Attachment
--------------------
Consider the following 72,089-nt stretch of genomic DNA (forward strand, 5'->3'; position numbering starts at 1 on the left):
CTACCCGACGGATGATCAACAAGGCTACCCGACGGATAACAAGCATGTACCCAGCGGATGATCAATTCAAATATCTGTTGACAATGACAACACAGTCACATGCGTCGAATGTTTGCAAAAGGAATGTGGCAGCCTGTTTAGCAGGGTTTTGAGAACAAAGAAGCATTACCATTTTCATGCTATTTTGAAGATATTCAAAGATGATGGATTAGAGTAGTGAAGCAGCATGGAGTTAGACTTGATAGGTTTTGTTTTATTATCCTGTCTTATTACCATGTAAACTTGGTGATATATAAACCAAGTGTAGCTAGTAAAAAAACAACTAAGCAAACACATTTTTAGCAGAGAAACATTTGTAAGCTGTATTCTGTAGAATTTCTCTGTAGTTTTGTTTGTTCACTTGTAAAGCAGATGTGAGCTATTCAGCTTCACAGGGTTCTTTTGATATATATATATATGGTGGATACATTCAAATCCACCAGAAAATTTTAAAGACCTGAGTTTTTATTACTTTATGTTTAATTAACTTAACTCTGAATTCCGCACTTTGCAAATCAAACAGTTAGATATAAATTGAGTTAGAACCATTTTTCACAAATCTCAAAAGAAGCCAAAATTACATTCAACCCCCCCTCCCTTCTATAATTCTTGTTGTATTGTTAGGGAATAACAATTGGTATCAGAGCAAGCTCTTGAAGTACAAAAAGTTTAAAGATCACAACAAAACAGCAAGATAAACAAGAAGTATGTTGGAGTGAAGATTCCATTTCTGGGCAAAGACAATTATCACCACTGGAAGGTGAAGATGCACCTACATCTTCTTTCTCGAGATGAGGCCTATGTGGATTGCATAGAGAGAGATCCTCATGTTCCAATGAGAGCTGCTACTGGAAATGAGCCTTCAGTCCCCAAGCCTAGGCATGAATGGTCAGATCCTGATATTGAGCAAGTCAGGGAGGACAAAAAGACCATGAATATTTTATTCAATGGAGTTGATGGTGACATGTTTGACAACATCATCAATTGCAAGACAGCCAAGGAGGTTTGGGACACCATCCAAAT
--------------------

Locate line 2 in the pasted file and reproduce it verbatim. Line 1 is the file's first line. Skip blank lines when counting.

CTACCCGACGGATGATCAACAAGGCTACCCGACGGATAACAAGCATGTACCCAGCGGATGATCAATTCAAATATCTGTTGACAATGACAACACAGTCACATGCGTCGAATGTTTGCAAAAGGAATGTGGCAGCCTGTTTAGCAGGGTTTTGAGAACAAAGAAGCATTACCATTTTCATGCTATTTTGAAGATATTCAAAGATGATGGATTAGAGTAGTGAAGCAGCATGGAGTTAGACTTGATAGGTTTTGTTTTATTATCCTGTCTTATTACCATGTAAACTTGGTGATATATAAACCAAGTGTAGCTAGTAAAAAAACAACTAAGCAAACACATTTTTAGCAGAGAAACATTTGTAAGCTGTATTCTGTAGAATTTCTCTGTAGTTTTGTTTGTTCACTTGTAAAGCAGATGTGAGCTATTCAGCTTCACAGGGTTCTTTTGATATATATATATATGGTGGATACATTCAAATCCACCAGAAAATTTTAAAGACCTGAGTTTTTATTACTTTATGTTTAATTAACTTAACTCTGAATTCCGCACTTTGCAAATCAAACAGTTAGATATAAATTGAGTTAGAACCATTTTTCACAAATCTCAAAAGAAGCCAAAATTACATTCAACCCCCCCTCCCTTCTATAATTCTTGTTGTATTGTTAGGGAATAACAATTGGTATCAGAGCAAGCTCTTGAAGTACAAAAAGTTTAAAGATCACAACAAAACAGCAAGATAAACAAGAAGTATGTTGGAGTGAAGATTCCATTTCTGGGCAAAGACAATTATCACCACTGGAAGGTGAAGATGCACCTACATCTTCTTTCTCGAGATGAGGCCTATGTGGATTGCATAGAGAGAGATCCTCATGTTCCAATGAGAGCTGCTACTGGAAATGAGCCTTCAGTCCCCAAGCCTAGGCATGAATGGTCAGATCCTGATATTGAGCAAGTCAGGGAGGACAAAAAGACCATGAATATTTTATTCAATGGAGTTGATGGTGACATGTTTGACAACATCATCAATTGCAAGACAGCCAAGGAGGTTTGGGACACCATCCAAAT